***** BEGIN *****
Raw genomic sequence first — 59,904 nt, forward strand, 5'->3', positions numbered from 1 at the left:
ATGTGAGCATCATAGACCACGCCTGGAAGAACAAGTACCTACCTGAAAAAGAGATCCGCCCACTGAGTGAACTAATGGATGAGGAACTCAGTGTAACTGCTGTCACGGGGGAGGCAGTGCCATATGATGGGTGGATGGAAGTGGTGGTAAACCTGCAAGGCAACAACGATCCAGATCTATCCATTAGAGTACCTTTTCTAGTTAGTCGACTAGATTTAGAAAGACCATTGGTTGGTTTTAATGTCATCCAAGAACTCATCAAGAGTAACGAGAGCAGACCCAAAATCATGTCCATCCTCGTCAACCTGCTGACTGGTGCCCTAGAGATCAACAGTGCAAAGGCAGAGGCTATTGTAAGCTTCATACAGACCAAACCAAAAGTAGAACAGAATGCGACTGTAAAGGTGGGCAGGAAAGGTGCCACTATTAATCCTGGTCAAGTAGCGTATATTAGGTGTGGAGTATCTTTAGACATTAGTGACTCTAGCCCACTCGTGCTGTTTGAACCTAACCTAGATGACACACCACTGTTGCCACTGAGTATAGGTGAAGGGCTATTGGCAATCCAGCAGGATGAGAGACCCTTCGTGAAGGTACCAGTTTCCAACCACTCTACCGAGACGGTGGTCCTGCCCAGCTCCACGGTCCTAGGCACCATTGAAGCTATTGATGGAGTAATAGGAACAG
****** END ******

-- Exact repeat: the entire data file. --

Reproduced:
Raw genomic sequence first — 59,904 nt, forward strand, 5'->3', positions numbered from 1 at the left:
ATGTGAGCATCATAGACCACGCCTGGAAGAACAAGTACCTACCTGAAAAAGAGATCCGCCCACTGAGTGAACTAATGGATGAGGAACTCAGTGTAACTGCTGTCACGGGGGAGGCAGTGCCATATGATGGGTGGATGGAAGTGGTGGTAAACCTGCAAGGCAACAACGATCCAGATCTATCCATTAGAGTACCTTTTCTAGTTAGTCGACTAGATTTAGAAAGACCATTGGTTGGTTTTAATGTCATCCAAGAACTCATCAAGAGTAACGAGAGCAGACCCAAAATCATGTCCATCCTCGTCAACCTGCTGACTGGTGCCCTAGAGATCAACAGTGCAAAGGCAGAGGCTATTGTAAGCTTCATACAGACCAAACCAAAAGTAGAACAGAATGCGACTGTAAAGGTGGGCAGGAAAGGTGCCACTATTAATCCTGGTCAAGTAGCGTATATTAGGTGTGGAGTATCTTTAGACATTAGTGACTCTAGCCCACTCGTGCTGTTTGAACCTAACCTAGATGACACACCACTGTTGCCACTGAGTATAGGTGAAGGGCTATTGGCAATCCAGCAGGATGAGAGACCCTTCGTGAAGGTACCAGTTTCCAACCACTCTACCGAGACGGTGGTCCTGCCCAGCTCCACGGTCCTAGGCACCATTGAAGCTATTGATGGAGTAATAGGAACAG